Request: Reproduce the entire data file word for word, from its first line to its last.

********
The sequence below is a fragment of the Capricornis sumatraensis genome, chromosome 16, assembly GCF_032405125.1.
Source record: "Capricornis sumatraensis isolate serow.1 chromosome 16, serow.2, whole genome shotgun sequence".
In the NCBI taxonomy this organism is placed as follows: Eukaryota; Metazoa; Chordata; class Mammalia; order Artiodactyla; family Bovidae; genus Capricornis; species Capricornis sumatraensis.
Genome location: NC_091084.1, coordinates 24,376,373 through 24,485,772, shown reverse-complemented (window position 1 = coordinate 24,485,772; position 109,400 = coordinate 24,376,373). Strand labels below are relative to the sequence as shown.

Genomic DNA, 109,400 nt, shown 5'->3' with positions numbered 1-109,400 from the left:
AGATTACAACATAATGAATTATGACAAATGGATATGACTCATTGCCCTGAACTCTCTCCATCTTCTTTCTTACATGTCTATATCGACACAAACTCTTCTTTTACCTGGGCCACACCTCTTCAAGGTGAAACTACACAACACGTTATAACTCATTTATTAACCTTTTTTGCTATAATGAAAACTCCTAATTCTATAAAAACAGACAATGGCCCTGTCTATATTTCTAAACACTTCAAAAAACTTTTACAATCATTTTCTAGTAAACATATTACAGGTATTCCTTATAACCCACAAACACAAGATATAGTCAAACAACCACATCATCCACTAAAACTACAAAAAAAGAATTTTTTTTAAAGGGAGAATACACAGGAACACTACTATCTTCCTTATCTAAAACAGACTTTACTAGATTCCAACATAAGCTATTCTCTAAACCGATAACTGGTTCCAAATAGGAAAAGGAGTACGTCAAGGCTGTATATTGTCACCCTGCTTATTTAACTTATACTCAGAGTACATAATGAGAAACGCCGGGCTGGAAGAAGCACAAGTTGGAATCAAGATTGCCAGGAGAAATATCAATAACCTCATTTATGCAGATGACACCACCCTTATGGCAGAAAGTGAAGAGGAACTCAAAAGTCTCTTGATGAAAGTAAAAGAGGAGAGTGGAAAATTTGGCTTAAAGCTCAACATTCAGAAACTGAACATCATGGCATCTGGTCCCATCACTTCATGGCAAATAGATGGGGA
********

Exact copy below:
The sequence below is a fragment of the Capricornis sumatraensis genome, chromosome 16, assembly GCF_032405125.1.
Source record: "Capricornis sumatraensis isolate serow.1 chromosome 16, serow.2, whole genome shotgun sequence".
In the NCBI taxonomy this organism is placed as follows: Eukaryota; Metazoa; Chordata; class Mammalia; order Artiodactyla; family Bovidae; genus Capricornis; species Capricornis sumatraensis.
Genome location: NC_091084.1, coordinates 24,376,373 through 24,485,772, shown reverse-complemented (window position 1 = coordinate 24,485,772; position 109,400 = coordinate 24,376,373). Strand labels below are relative to the sequence as shown.

Genomic DNA, 109,400 nt, shown 5'->3' with positions numbered 1-109,400 from the left:
AGATTACAACATAATGAATTATGACAAATGGATATGACTCATTGCCCTGAACTCTCTCCATCTTCTTTCTTACATGTCTATATCGACACAAACTCTTCTTTTACCTGGGCCACACCTCTTCAAGGTGAAACTACACAACACGTTATAACTCATTTATTAACCTTTTTTGCTATAATGAAAACTCCTAATTCTATAAAAACAGACAATGGCCCTGTCTATATTTCTAAACACTTCAAAAAACTTTTACAATCATTTTCTAGTAAACATATTACAGGTATTCCTTATAACCCACAAACACAAGATATAGTCAAACAACCACATCATCCACTAAAACTACAAAAAAAGAATTTTTTTTAAAGGGAGAATACACAGGAACACTACTATCTTCCTTATCTAAAACAGACTTTACTAGATTCCAACATAAGCTATTCTCTAAACCGATAACTGGTTCCAAATAGGAAAAGGAGTACGTCAAGGCTGTATATTGTCACCCTGCTTATTTAACTTATACTCAGAGTACATAATGAGAAACGCCGGGCTGGAAGAAGCACAAGTTGGAATCAAGATTGCCAGGAGAAATATCAATAACCTCATTTATGCAGATGACACCACCCTTATGGCAGAAAGTGAAGAGGAACTCAAAAGTCTCTTGATGAAAGTAAAAGAGGAGAGTGGAAAATTTGGCTTAAAGCTCAACATTCAGAAACTGAACATCATGGCATCTGGTCCCATCACTTCATGGCAAATAGATGGGGA